Book Review: 'True Believers' by Kurt Andersen


Kurt Andersen gives voice to a chatty narrator recalling a  rebellious decade. 

True Believers. By Kurt Andersen. 431 pages. Random House, $27;  Pounds 17. 

I was glad to be immersed in Kurt Andersen's "True Believers"  when I happened to watch, on a television news show, an upsetting  segment about school systems around the country deciding that  elementary-grade students are reading way too much fiction. Why  shouldn't they multitask and get practical "hard" information along  with their phonetics? Goodbye, Curious George, farewell Amelia  Bedelia! Hello solar system and the social organization of the ant  farm! 

Mr. Andersen's "True Believers" is, among other things, a novel  about the powerful influence literature can exert on life. Its main  characters are convinced they would have turned out very differently  if not for the fiction they read when they were young. For the  narrator, Karen Hollander, and for Alex Macallister and Chuck Levy,  the two friends she grows up with in the Chicago suburb of Wilmette,  this formative education is delivered by James Bond. 

Several people I respect (my husband among them) thank Ian  Fleming for having forged early links between pleasure and reading.  For Mr. Andersen's characters, the Fleming novels are a lot more  than entertainment. Starting in the summer after sixth grade, the  three friends follow Bond's adventures the way fundamentalists study  holy texts -- for an explanation of how the world works and a code  to live by. 

Karen's embrace of Bond precedes and survives the turmoil of the  1960s, when it seemed as if the skills of a superspy (nerve,  conviction, a gift for designing and carrying out covert, heroic,  subversive acts) might be useful tools for coping with the high  drama of daily existence. As the three suburban kids share their  generation's intense response to the escalating war in Vietnam, its  rage at lying and meretricious politicians and its determination to  correct social and economic inequities, the heavy dose of James Bond  lingering within them interacts with the ideas and emotions  crackling through the atmosphere of the country at large, leading  Karen and her pals to plan an act that is not just insanely risky  but simply insane.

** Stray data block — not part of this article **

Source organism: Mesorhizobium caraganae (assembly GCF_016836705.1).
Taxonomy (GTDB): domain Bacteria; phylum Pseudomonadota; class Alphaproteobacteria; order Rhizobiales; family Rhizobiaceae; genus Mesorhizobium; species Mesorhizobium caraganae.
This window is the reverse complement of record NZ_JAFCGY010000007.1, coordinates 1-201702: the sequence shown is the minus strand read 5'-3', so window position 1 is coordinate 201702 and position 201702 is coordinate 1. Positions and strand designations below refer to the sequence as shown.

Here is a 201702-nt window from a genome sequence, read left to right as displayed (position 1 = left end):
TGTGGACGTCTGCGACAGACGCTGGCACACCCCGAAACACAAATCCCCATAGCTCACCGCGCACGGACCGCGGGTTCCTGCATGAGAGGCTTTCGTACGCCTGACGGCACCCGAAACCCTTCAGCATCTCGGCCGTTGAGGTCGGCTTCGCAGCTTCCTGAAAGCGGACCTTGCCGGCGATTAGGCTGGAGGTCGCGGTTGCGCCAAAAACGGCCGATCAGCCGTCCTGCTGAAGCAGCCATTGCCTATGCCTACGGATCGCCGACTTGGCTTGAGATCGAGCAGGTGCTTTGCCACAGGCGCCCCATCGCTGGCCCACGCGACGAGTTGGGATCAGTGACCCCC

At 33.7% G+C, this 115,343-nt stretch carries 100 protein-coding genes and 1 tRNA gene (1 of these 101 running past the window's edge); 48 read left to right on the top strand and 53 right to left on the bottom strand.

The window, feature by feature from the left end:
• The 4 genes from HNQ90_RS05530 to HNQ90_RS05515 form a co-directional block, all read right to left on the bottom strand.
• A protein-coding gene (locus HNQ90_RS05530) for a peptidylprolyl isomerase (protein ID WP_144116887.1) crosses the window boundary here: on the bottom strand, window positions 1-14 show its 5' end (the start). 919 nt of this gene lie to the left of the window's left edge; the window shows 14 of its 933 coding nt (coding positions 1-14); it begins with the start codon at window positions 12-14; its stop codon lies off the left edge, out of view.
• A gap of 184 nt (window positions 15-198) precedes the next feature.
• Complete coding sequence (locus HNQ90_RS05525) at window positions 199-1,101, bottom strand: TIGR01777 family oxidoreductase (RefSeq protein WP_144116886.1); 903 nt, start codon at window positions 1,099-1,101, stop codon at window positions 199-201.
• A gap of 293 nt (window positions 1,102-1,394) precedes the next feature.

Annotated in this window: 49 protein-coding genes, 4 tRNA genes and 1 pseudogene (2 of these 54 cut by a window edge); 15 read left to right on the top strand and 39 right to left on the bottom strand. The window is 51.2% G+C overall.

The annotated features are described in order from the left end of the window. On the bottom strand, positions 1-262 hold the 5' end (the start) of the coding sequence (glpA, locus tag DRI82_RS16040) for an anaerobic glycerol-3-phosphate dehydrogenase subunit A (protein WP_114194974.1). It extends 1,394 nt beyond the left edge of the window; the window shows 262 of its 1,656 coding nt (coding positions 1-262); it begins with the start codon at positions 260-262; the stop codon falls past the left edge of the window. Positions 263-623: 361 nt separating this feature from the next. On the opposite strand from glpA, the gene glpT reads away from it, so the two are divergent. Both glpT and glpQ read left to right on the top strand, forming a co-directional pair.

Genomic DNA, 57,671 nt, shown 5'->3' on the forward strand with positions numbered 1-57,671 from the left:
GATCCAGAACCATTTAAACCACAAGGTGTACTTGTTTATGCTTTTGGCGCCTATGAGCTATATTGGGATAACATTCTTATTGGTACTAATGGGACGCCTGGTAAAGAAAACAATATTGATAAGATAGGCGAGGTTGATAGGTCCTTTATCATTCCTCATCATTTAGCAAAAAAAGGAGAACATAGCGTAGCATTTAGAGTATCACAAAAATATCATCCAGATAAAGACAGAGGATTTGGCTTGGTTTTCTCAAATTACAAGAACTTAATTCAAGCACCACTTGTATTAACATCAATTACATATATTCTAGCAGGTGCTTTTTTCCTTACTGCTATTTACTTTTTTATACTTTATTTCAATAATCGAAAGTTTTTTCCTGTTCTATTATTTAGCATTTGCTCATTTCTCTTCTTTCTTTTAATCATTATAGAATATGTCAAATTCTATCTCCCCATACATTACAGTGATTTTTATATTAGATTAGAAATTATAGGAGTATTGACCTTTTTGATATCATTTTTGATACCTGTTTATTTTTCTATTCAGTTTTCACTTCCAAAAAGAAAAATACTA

As the novel begins, Karen is writing a memoir -- a book in which  she's finally going to confess, tell the whole truth and implicate  her co-conspirators. The present action of "True Believers" deals  largely with the new information her research into the past uncovers  and its occasionally drastic consequences for her friends and former  friends. 

If you sat next to Karen on an airplane, you'd most likely know  her whole history before the flight was cleared for takeoff. On the  novel's first page we get her prospective blurb. A "candid and  inspirational memoir by one of the most accomplished leaders and  thinkers of our times" is what Karen's publishers are expecting. 

Then comes the narrative tease. "Let me cut to the chase: I once  set out to commit a spectacular murder, and people died." 

And, soon after, the bio: "I was a reliable U.S. Supreme Court  clerk and then a reliable Legal Aid lawyer, representing with all  the verve and cunning I could muster some of the most pathetically,  tragically unreliable people on earth. I have been a reliable  partner in America's 19th largest law firm, a reliable author of  four books, a reliable law professor, a reliable U.S. Justice  Department official, a reliable law school dean." Meanwhile Karen  has also become "the coolest grandma on the planet." Her 17-year-  old granddaughter, inspired by passions that appear to have skipped  a generation, takes Karen along as a parentally mandated chaperone  when she travels to Miami to protest at a G-20 summit. 

It turns out to be very difficult to write fiction (or, for that  matter, make films) about the 1960s. I don't say this only because I  lived through them and have tried. Nonfiction, like Jenny Diski's  memoir "The Sixties," more often gets it right. Maybe that's because  the fictive narratives about the era must navigate the narrow  passage between the overly goofy and the excessively earnest. 

Karen herself is sort of goofy, and her narrative takes turns  that seem as improbable as the switchbacks in a magic realist fairy  tale.  Ultimately, though, you want to give Mr. Andersen credit for  choosing to write about an era when many young people cared deeply  about what happened to human beings in both a faraway country where  we were fighting a war and also in our own inner cities -- a moment  before those concerns were replaced by a cultural obsession with  shopping, stylish new restaurants and celebrity gossip. 

Forty years in the past, that time is already historic. By the  end of his novel, Mr. Andersen's radicals have metamorphosed into  rich art collectors and Supreme Court nominees. But Karen hasn't  forgotten the significance of what she witnessed. She wants to tell  people what her youth was about: the summer riots of the mid-'60s;  the marches on Washington against the war in Vietnam. And, of  course, the sex, drugs and rock 'n' roll. 

The opening lines of L. P. Hartley's beautiful novel, "The Go-  Between" -- "the past is a foreign country: they do things  differently there" -- could serve as this novel's epigraph.

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